New Books: Information & Extracts

Stewart Parker, A Life

Marilynn Richtarik
Publisher
Oxford
Price
£30.00
ISBN
9780199695034

Parker's aim of holding a mirror up to Belfast never faltered. Shortly before he died he wrote a synopsis for a screenplay about an upwardly mobile couple who own a wine bar and a sportswear boutique, signalling his intention to continue to explore new facets of life in Belfast.

In 1976, Parker discussed Joyce, his greatest influence, in terms that also describe what makes his own work compelling, citing his sense of humour, 'verbal felicity', and 'positive vision of life'. Perhaps most important to Parker, Joyce 'had a sense of the poetry of fact, of using actual information about things in a way that tran­scends documentary and gives you an insight into people's lives, relationships and history'. Both men put extensive research into their writing, but the work they produced combines meticulous attention to detail with radical formal experimen­tation. For his play Nightshade (1980), which features an undertaker, Parker stud­ied the theory of embalming but also decided that his protagonist should be an amateur magician. One of the main characters in Spokesong, a play inspired by the historical fact that John Boyd Dunlop invented the pneumatic tyre in Belfast, is the Trick Cyclist, who punctuates the action with fancy riding and cabaret songs, in addition to taking several parts in the play. In Northern Star, Parker underlines the way in which decisions made in the 1790s continued to influence Irish politics in the 1970s and beyond by including in the play seven scenes corresponding to the seven ages of man and seven stages of the United Irish movement, each written in the style of a different Irish dramatist. 'I've always loved theatricality', Parker remarked in 1985. 'Playwrights write for themselves in that sense. You write the sort of plays you've always wanted to see.'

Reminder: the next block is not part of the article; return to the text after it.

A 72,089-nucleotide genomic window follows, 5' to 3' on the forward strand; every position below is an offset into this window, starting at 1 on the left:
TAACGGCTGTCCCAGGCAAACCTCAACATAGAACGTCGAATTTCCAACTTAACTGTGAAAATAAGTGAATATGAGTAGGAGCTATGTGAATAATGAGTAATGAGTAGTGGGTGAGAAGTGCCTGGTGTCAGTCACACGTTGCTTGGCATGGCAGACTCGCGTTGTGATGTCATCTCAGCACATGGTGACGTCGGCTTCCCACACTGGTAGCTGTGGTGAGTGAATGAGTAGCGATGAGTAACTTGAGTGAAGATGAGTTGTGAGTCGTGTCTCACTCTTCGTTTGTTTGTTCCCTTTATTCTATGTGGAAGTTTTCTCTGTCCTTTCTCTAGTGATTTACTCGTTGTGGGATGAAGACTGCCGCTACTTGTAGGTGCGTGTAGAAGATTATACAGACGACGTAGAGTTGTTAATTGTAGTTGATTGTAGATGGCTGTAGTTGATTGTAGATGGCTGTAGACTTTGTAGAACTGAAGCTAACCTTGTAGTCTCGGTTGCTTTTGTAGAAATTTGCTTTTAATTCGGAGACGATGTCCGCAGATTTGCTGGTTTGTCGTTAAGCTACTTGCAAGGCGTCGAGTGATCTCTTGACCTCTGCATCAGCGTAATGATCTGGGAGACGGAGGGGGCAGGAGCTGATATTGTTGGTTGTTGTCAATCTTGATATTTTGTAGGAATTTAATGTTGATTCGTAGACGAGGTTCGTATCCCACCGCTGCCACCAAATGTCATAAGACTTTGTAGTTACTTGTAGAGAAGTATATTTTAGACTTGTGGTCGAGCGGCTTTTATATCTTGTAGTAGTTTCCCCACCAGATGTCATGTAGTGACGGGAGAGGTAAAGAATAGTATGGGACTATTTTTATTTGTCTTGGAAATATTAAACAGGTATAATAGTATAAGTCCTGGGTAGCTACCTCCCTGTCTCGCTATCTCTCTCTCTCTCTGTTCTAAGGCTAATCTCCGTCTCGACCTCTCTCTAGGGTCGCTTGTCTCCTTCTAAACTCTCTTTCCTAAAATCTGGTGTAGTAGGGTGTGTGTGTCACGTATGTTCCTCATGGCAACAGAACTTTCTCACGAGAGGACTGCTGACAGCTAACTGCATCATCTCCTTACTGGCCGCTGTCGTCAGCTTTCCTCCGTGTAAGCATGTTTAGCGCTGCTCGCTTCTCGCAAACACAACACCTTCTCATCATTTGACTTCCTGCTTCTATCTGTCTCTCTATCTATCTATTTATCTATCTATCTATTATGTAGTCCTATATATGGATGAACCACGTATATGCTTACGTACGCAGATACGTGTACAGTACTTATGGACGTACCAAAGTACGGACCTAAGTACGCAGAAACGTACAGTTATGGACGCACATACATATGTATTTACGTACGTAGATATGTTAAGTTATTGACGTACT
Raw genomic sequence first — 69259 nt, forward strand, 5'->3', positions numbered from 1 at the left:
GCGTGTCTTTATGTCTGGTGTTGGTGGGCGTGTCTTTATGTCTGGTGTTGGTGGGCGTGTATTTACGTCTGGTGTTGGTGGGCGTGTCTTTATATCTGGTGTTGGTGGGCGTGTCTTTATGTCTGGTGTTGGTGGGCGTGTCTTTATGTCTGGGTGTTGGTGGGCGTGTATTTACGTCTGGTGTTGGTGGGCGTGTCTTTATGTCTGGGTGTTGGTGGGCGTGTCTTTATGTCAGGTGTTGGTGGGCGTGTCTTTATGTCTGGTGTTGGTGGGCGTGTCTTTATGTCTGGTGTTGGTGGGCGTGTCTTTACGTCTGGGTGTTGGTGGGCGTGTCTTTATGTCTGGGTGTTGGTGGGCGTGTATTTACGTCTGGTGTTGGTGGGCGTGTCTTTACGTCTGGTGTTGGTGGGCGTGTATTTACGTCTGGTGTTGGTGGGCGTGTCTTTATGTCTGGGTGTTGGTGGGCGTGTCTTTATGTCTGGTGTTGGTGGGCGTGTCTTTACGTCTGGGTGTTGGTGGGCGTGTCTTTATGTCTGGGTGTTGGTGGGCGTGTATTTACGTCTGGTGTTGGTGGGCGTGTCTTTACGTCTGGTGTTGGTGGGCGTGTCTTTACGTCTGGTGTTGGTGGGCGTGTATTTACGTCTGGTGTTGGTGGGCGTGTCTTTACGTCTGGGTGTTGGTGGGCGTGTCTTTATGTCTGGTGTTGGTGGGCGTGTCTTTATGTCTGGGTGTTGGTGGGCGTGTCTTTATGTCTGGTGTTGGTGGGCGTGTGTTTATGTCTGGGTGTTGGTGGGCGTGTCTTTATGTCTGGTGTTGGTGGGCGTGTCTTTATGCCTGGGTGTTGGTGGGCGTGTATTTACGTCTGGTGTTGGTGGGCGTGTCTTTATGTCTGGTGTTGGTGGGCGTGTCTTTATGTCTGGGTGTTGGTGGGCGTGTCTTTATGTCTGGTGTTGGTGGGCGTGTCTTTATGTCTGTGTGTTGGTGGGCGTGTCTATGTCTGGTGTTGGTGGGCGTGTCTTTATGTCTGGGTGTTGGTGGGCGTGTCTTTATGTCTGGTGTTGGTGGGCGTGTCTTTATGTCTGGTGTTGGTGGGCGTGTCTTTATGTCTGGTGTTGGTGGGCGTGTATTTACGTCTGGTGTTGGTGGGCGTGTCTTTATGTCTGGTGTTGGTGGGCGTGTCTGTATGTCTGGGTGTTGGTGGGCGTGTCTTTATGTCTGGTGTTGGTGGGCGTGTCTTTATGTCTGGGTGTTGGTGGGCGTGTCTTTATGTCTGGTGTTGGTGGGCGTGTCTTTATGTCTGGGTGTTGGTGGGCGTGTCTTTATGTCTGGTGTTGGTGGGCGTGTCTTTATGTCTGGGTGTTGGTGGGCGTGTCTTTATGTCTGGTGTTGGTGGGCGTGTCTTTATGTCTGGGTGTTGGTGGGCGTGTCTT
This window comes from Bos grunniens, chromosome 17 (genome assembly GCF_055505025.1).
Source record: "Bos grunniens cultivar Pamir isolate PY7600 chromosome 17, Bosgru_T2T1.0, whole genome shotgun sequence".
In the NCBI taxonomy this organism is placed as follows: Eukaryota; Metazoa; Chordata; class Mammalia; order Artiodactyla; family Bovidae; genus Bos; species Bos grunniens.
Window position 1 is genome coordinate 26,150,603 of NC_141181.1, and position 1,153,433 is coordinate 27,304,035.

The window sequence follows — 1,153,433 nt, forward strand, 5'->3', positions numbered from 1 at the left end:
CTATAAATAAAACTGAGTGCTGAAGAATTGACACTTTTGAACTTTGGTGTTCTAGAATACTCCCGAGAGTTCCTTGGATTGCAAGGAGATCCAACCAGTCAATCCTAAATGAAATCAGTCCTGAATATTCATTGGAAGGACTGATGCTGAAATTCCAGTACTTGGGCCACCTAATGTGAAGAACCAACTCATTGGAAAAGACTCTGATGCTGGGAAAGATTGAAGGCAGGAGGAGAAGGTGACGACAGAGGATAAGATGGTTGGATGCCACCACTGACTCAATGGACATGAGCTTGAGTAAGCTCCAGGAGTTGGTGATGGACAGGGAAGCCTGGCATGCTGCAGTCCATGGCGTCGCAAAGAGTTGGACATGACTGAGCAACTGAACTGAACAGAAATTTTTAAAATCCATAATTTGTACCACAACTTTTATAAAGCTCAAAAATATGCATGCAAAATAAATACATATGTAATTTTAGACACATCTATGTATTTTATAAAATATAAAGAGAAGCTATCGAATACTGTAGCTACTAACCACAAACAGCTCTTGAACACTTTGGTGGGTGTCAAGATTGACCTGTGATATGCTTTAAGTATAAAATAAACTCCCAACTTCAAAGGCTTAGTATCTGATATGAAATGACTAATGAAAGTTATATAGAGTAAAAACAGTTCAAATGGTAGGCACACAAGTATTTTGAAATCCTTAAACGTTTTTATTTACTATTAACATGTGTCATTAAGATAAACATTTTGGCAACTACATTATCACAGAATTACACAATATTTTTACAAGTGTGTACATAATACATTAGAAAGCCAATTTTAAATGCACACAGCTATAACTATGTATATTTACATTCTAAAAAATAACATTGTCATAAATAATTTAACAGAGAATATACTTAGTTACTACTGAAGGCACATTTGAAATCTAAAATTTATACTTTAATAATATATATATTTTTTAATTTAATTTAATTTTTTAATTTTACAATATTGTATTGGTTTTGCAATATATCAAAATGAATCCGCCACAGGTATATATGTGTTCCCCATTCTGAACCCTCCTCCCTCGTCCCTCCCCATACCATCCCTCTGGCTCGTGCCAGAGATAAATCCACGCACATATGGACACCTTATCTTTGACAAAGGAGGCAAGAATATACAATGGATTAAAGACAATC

Despite his tragically foreshortened life, Parker produced a rich and varied body of work. However, a number of factors have combined to obscure his achievement. The first has to do with the nature of drama itself. Most artists deal with commercial constraints to a certain extent, but playwrights are at the mercy of the whims and priorities of others to an extraordinary degree. In the other liter­ary genres, a writer controls, more or less, the final form of his or her work. A dramatist does not have this privilege. A script, no matter how polished, is only the blueprint for a performance. Unless a play is produced, and produced well, it cannot achieve its apotheosis. Unfortunately, as Parker learned early in his career, 'It needs a combination of good luck and miraculous intervention to get a play presented properly.'

First, a playwright (or his or her agent) has to interest a producer in the script. Someone appropriate must be found to direct it. Then, actors need to be recruited to play the characters. These, ideally, should be the right age and have the right 'look' for their roles, as well as having the talents and skills to perform them con­vincingly. There are also a host of other people who contribute to a play's success or lack of it: the set, lighting, and costume designers; composer; musicians; construction crew; stage manager; house manager; and so on. But even when the people with whom you wish to work also want to work with you, they may not be available to do so. The most committed producers may be unable to find a suitable venue in which to mount the play, or the dates offered by a desirable venue may be less than desirable. And even with all the goodwill and theatrical…..